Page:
New President Announced by Jesuit Refugee Service/USA

02 April 2024|JRS/USA

Jesuit Refugee Service/USA (JRS/USA) is thrilled to announce that Kelly Ryan has been named the organization’s new President. She will assume the position on May 1, 2024, from current President Joan Rosenhauer.

Ms. Ryan is an experienced diplomat, attorney, and policy maker with 30 years of experience in refugee and asylum law, migration management, and human rights law and policy. She is a two-time U.S. Presidential political appointee who has also worked extensively with faith-based organizations, including the International Catholic Migration Commission (ICMC), the U.S. Conference of Catholic Bishops (USCCB), and the Holy See.

Robert Niehaus, chair of the JRS/USA Board of Directors, shared:  

 We are delighted to have attracted a leader of Kelly Ryan’s stature to become our new President. Kelly is a highly regarded policy expert and leader in refugee services and migration, having held senior positions in these areas in the State Department and the Department of Homeland Security.  

Ms. Ryan spent seven years as the Deputy Assistant Secretary at the State Department Bureau for Population, Refugees and Migration (PRM), three years as the Acting Deputy Assistant Secretary for Immigration & Border Security at Homeland Security, and is currently a senior advisor for the Refugee, Asylum and International Affairs Directorate at the Department of Homeland Security. Ms. Ryan has a BA from Tulane University, a law degree from Georgetown University, and an LL.M. from Queen’s College, Cambridge University.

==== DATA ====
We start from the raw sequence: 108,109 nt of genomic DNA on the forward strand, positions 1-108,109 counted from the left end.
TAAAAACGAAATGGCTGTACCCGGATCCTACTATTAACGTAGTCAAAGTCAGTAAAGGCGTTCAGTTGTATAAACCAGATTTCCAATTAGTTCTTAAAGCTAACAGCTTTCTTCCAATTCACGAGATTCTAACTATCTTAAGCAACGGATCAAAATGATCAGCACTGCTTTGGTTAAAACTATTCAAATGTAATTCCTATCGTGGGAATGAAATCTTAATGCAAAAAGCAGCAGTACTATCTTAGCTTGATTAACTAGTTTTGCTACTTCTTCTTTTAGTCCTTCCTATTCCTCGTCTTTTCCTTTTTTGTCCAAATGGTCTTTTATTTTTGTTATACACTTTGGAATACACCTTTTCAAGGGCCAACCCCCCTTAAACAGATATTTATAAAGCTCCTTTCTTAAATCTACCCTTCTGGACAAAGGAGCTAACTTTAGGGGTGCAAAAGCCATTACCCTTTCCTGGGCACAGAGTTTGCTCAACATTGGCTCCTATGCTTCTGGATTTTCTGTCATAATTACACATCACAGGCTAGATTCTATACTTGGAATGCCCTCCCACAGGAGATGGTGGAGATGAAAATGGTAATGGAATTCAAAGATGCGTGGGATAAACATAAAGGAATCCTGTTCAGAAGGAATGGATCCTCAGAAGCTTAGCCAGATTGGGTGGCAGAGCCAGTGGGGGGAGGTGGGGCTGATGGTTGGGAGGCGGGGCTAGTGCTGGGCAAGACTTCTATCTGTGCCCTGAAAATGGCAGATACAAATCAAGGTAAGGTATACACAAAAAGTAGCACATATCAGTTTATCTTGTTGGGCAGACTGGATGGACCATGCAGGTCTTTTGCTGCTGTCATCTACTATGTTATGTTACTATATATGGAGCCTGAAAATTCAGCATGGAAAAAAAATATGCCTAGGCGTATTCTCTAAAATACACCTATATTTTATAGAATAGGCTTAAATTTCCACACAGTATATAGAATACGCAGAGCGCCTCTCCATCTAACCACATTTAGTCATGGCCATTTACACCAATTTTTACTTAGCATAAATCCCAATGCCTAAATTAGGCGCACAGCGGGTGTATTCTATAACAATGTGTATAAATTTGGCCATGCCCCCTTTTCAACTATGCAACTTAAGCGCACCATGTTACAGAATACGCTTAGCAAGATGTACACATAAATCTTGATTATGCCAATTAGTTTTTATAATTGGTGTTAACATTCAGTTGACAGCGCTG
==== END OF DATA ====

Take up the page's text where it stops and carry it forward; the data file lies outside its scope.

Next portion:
We are looking to Kelly to continue the strong growth trajectory of JRS/USA that Joan Rosenhauer has so ably led as JRS continues its mission of accompanying, serving, and advocating for the growing number of refugees in the world today,” Mr. Niehaus said.  

In November 2023, JRS/USA announced that Joan Rosenhauer, President of JRS/USA since March 2018, would retire. The first woman to lead JRS/USA, Joan’s leadership and compassion have been integral to JRS/USA during her six-year tenure.

Ms. Rosenhauer’s extensive career has been dedicated to serving those in need and encouraging the U.S. Catholic community to get involved. Before coming to JRS/USA in 2018, she spent nine years as an Executive Vice President of Catholic Relief Services (CRS). Prior to her time at CRS, Joan worked at the USCCB for 16 years in the Department of Justice, Peace, and Human Development.

As President, one of her most significant accomplishments was establishing the binational border program, Caminar Contigo, which provides mental health and psychosocial support (MHPSS), legal advice, and a volunteer accompaniment network for newcomers to the U.S.

Brian Paulson, S.J., President of the Jesuit Conference of Canada and the United States, expanded on Ms. Rosenhauer’s achievements:

On behalf of the Society of Jesus and the Board of Directors, I want to express our heartfelt gratitude to Joan Rosenhauer for her exceptional leadership over the past six years.  During this time, the revenue of JRS/USA from public and private sources has increased from $10M annually to $35M, which is extraordinary growth.  Joan has built a wonderful team in the office and on the board and strengthened relationships with global JRS colleagues.  Joan’s deep faith and passion for the Church’s mission to refugees and migrants are inspiring.  We wish her the best in this next chapter.


Jesuit Refugee Service (JRS) is an international Catholic organization serving refugees and other forcibly displaced people. JRS’s mission is to accompany, serve, and advocate for refugees and other forcibly displaced persons so that they may heal, learn, and determine their future. Founded in 1980, JRS works in 58 countries worldwide to meet the needs of more than 1.5 million refugeesthrough JRS Programs.

Jesuit Refugee Service/USA is a 501(c)(3) organization based in Washington, DC. JRS/USA is a global partner that serves JRS programs and has offices in 58 countries around the world. JRS/USA also sponsors two programs in the U.S., a detention center chaplaincy program and a bi-national program at the U.S./Mexico border supporting forcibly displaced migrants with legal assistance, mental health, and psychosocial support (MHPSS), and a volunteer network across the U.S.

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